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Color Motet

St Augustine’s Church
55 Fulham Palace Road
W6 8AU

1st to 9th June 2019
PV: 29th May 2019 – 6.30 to 9.30 pm

As part of the HF ArtsFest (Hammersmith & Fulham Arts Festival), Austin Forum is delighted to exhibit “Color Motet”, inspired by the musical composition – or motet – “Spem in Alium” (in English – “In No Other Is My Hope”). The video installation is a work by Mark Dean, artist and Anglican priest. Projected onto Julian Stair’s monumental altar at St Augustine’s Catholic Church in Hammersmith, the work continues the artist’s exploration in recent years of the liturgical potential of his work; a natural progression from previous works “Stations of the Cross” and “Stations of the Resurrection.

Mark’s piece is a fusion and collage of two videos: one of the Mary’s Day processions organised by the art department of the Immaculate Heart of Mary school, led by the ‘60s pop artist and nun, Sister Corita Kent. The second, in contrast, is a compilation of people fainting or collapsing during weddings and liturgical rites. Additionally, Thomas Tallis’ 40 part Renaissance motet plays over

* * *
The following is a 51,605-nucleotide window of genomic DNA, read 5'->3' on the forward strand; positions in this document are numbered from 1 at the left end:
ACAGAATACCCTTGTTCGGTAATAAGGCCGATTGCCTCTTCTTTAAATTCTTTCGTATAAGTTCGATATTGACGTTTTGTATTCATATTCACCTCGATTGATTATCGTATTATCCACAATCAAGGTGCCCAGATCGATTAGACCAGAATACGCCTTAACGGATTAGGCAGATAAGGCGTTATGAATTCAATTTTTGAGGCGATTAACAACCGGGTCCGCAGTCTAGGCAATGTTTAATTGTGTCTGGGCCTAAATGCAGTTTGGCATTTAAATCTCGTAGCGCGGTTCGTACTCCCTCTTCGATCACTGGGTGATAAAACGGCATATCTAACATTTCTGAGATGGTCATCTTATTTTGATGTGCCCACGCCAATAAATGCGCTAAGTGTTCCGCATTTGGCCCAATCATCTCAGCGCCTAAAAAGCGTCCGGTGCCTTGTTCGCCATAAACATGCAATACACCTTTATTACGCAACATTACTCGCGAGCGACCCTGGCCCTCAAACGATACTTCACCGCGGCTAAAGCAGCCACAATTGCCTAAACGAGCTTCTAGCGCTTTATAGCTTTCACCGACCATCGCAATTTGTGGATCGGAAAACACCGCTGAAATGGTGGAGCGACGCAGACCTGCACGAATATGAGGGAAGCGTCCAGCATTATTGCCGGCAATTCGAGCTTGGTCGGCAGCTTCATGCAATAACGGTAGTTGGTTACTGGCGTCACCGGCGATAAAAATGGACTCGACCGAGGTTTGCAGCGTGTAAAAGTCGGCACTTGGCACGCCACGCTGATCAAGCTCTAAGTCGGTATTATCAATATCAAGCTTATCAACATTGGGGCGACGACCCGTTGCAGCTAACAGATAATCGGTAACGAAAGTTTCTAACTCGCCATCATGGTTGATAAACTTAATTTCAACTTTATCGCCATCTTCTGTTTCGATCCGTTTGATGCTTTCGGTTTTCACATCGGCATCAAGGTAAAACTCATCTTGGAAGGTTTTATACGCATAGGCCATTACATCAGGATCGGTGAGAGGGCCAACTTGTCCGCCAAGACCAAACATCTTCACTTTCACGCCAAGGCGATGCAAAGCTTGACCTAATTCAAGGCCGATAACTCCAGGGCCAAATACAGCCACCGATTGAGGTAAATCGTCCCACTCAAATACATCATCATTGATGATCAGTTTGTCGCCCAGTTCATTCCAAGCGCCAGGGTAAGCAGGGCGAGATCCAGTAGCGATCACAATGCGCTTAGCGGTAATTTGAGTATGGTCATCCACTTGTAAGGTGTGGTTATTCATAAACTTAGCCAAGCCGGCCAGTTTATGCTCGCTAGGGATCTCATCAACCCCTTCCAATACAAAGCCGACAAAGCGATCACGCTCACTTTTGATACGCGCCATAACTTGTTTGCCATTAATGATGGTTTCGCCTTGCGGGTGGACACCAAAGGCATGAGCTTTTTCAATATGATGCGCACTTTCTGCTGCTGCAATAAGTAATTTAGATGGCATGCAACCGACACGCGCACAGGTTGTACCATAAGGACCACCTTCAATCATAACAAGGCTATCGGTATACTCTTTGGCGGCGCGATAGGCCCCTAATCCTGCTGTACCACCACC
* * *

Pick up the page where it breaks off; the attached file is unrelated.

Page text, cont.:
them. The tension created between the two contrasting videos creates an unnerving and otherworldly feel, hinting possibly at a creative power which gives life and allows for death too.

Mark Dean – The Artist
Dean made his first looped film appropriation work in the 1970’s while studying photography and painting; in the 1980’s he began working with musical loops in bands and as a DJ; he eventually combined these practices in the methodology for which he became recognised as a video and sound artist:

In the 1990’s, the film archive (or, by this time, the video store) also proved a fertile feeding ground for the yBa generation, especially Douglas Gordon and Mark Dean …By contrast, Mark Dean’s appropriations from Hollywood are more like votive offerings; tiny scraps of footage – a gesture by Judy Garland, a look by Brando – isolated and looped to drain them of any hint of narrative (other than the broad narrative of celebrity), so we can adore and worship. – David Curtis, A History of Artists’ Film and Video in Britain (British Film Institute).

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